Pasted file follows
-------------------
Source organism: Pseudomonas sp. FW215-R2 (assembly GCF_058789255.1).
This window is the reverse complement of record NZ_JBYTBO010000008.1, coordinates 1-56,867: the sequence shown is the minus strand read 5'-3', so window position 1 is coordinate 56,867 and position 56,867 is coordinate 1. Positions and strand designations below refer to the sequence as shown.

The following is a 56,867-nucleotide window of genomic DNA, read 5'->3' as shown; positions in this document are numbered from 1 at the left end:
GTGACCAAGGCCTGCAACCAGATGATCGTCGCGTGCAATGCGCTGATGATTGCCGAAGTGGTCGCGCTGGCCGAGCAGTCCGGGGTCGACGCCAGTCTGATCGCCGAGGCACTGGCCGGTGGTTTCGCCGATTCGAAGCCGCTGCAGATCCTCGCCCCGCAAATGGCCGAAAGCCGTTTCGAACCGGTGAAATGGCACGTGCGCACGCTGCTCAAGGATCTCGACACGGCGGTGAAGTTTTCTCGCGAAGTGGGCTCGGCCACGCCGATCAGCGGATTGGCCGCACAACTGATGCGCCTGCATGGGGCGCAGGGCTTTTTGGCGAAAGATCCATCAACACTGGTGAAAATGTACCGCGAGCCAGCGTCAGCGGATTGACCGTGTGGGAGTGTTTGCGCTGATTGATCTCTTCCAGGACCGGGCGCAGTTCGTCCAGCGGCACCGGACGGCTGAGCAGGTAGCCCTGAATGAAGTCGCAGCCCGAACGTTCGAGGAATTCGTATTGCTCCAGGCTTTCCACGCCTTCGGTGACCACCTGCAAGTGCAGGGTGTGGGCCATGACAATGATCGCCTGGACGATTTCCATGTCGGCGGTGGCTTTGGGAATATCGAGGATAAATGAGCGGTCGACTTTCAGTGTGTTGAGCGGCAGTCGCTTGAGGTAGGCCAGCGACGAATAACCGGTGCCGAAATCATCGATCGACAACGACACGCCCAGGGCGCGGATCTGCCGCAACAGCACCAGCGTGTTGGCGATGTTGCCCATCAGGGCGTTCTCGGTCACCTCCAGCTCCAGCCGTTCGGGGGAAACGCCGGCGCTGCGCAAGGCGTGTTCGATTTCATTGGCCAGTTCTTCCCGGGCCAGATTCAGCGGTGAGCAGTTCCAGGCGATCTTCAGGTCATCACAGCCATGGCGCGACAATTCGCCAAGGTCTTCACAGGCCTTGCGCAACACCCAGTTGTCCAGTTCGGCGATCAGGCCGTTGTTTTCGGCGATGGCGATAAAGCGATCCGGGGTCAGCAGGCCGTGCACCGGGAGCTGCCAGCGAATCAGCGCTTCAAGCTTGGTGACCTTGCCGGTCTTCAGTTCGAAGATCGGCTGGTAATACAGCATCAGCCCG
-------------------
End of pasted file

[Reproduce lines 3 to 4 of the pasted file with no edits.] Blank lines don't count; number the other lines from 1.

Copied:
The following is a 56,867-nucleotide window of genomic DNA, read 5'->3' as shown; positions in this document are numbered from 1 at the left end:
GTGACCAAGGCCTGCAACCAGATGATCGTCGCGTGCAATGCGCTGATGATTGCCGAAGTGGTCGCGCTGGCCGAGCAGTCCGGGGTCGACGCCAGTCTGATCGCCGAGGCACTGGCCGGTGGTTTCGCCGATTCGAAGCCGCTGCAGATCCTCGCCCCGCAAATGGCCGAAAGCCGTTTCGAACCGGTGAAATGGCACGTGCGCACGCTGCTCAAGGATCTCGACACGGCGGTGAAGTTTTCTCGCGAAGTGGGCTCGGCCACGCCGATCAGCGGATTGGCCGCACAACTGATGCGCCTGCATGGGGCGCAGGGCTTTTTGGCGAAAGATCCATCAACACTGGTGAAAATGTACCGCGAGCCAGCGTCAGCGGATTGACCGTGTGGGAGTGTTTGCGCTGATTGATCTCTTCCAGGACCGGGCGCAGTTCGTCCAGCGGCACCGGACGGCTGAGCAGGTAGCCCTGAATGAAGTCGCAGCCCGAACGTTCGAGGAATTCGTATTGCTCCAGGCTTTCCACGCCTTCGGTGACCACCTGCAAGTGCAGGGTGTGGGCCATGACAATGATCGCCTGGACGATTTCCATGTCGGCGGTGGCTTTGGGAATATCGAGGATAAATGAGCGGTCGACTTTCAGTGTGTTGAGCGGCAGTCGCTTGAGGTAGGCCAGCGACGAATAACCGGTGCCGAAATCATCGATCGACAACGACACGCCCAGGGCGCGGATCTGCCGCAACAGCACCAGCGTGTTGGCGATGTTGCCCATCAGGGCGTTCTCGGTCACCTCCAGCTCCAGCCGTTCGGGGGAAACGCCGGCGCTGCGCAAGGCGTGTTCGATTTCATTGGCCAGTTCTTCCCGGGCCAGATTCAGCGGTGAGCAGTTCCAGGCGATCTTCAGGTCATCACAGCCATGGCGCGACAATTCGCCAAGGTCTTCACAGGCCTTGCGCAACACCCAGTTGTCCAGTTCGGCGATCAGGCCGTTGTTTTCGGCGATGGCGATAAAGCGATCCGGGGTCAGCAGGCCGTGCACCGGGAGCTGCCAGCGAATCAGCGCTTCAAGCTTGGTGACCTTGCCGGTCTTCAGTTCGAAGATCGGCTGGTAATACAGCATCAGCCCG